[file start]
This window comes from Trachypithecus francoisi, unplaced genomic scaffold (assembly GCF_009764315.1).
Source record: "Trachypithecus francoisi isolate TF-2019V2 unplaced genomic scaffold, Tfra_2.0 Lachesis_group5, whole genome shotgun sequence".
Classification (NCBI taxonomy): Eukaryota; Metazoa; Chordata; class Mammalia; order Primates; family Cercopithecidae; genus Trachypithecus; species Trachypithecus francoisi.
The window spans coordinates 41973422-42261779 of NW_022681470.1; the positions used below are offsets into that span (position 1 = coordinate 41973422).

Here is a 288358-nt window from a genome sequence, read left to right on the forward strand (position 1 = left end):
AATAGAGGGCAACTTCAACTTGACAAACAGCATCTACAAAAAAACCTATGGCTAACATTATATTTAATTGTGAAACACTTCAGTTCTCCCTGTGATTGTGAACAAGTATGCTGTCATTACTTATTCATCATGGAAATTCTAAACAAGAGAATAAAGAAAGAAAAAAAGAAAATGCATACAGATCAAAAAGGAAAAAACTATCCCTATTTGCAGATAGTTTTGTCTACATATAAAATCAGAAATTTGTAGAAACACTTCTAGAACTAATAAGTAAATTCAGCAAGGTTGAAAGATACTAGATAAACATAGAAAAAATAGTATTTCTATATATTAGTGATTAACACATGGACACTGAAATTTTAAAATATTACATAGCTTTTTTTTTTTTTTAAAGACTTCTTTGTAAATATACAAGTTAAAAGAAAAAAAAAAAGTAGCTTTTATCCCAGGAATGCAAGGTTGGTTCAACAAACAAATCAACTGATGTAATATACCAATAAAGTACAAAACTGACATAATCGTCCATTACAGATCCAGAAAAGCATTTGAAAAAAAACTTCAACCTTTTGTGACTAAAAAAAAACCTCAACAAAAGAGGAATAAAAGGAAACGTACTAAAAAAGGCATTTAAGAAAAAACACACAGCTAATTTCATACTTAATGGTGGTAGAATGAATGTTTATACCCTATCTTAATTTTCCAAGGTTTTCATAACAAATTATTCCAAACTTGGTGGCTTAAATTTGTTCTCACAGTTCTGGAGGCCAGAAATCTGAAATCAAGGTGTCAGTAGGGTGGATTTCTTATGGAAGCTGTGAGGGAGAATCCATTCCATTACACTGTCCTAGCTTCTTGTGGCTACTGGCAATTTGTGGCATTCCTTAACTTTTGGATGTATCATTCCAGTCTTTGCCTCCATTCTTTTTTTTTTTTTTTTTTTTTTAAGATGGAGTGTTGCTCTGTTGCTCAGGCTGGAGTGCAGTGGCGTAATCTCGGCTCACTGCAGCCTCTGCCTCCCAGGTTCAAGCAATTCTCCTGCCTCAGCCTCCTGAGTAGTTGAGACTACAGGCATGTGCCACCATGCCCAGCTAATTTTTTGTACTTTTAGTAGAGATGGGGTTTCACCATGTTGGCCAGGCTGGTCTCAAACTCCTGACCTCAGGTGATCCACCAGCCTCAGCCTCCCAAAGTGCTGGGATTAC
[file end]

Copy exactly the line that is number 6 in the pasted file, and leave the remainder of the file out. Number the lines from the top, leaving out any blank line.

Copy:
AATAGAGGGCAACTTCAACTTGACAAACAGCATCTACAAAAAAACCTATGGCTAACATTATATTTAATTGTGAAACACTTCAGTTCTCCCTGTGATTGTGAACAAGTATGCTGTCATTACTTATTCATCATGGAAATTCTAAACAAGAGAATAAAGAAAGAAAAAAAGAAAATGCATACAGATCAAAAAGGAAAAAACTATCCCTATTTGCAGATAGTTTTGTCTACATATAAAATCAGAAATTTGTAGAAACACTTCTAGAACTAATAAGTAAATTCAGCAAGGTTGAAAGATACTAGATAAACATAGAAAAAATAGTATTTCTATATATTAGTGATTAACACATGGACACTGAAATTTTAAAATATTACATAGCTTTTTTTTTTTTTTAAAGACTTCTTTGTAAATATACAAGTTAAAAGAAAAAAAAAAAGTAGCTTTTATCCCAGGAATGCAAGGTTGGTTCAACAAACAAATCAACTGATGTAATATACCAATAAAGTACAAAACTGACATAATCGTCCATTACAGATCCAGAAAAGCATTTGAAAAAAAACTTCAACCTTTTGTGACTAAAAAAAAACCTCAACAAAAGAGGAATAAAAGGAAACGTACTAAAAAAGGCATTTAAGAAAAAACACACAGCTAATTTCATACTTAATGGTGGTAGAATGAATGTTTATACCCTATCTTAATTTTCCAAGGTTTTCATAACAAATTATTCCAAACTTGGTGGCTTAAATTTGTTCTCACAGTTCTGGAGGCCAGAAATCTGAAATCAAGGTGTCAGTAGGGTGGATTTCTTATGGAAGCTGTGAGGGAGAATCCATTCCATTACACTGTCCTAGCTTCTTGTGGCTACTGGCAATTTGTGGCATTCCTTAACTTTTGGATGTATCATTCCAGTCTTTGCCTCCATTCTTTTTTTTTTTTTTTTTTTTTTAAGATGGAGTGTTGCTCTGTTGCTCAGGCTGGAGTGCAGTGGCGTAATCTCGGCTCACTGCAGCCTCTGCCTCCCAGGTTCAAGCAATTCTCCTGCCTCAGCCTCCTGAGTAGTTGAGACTACAGGCATGTGCCACCATGCCCAGCTAATTTTTTGTACTTTTAGTAGAGATGGGGTTTCACCATGTTGGCCAGGCTGGTCTCAAACTCCTGACCTCAGGTGATCCACCAGCCTCAGCCTCCCAAAGTGCTGGGATTAC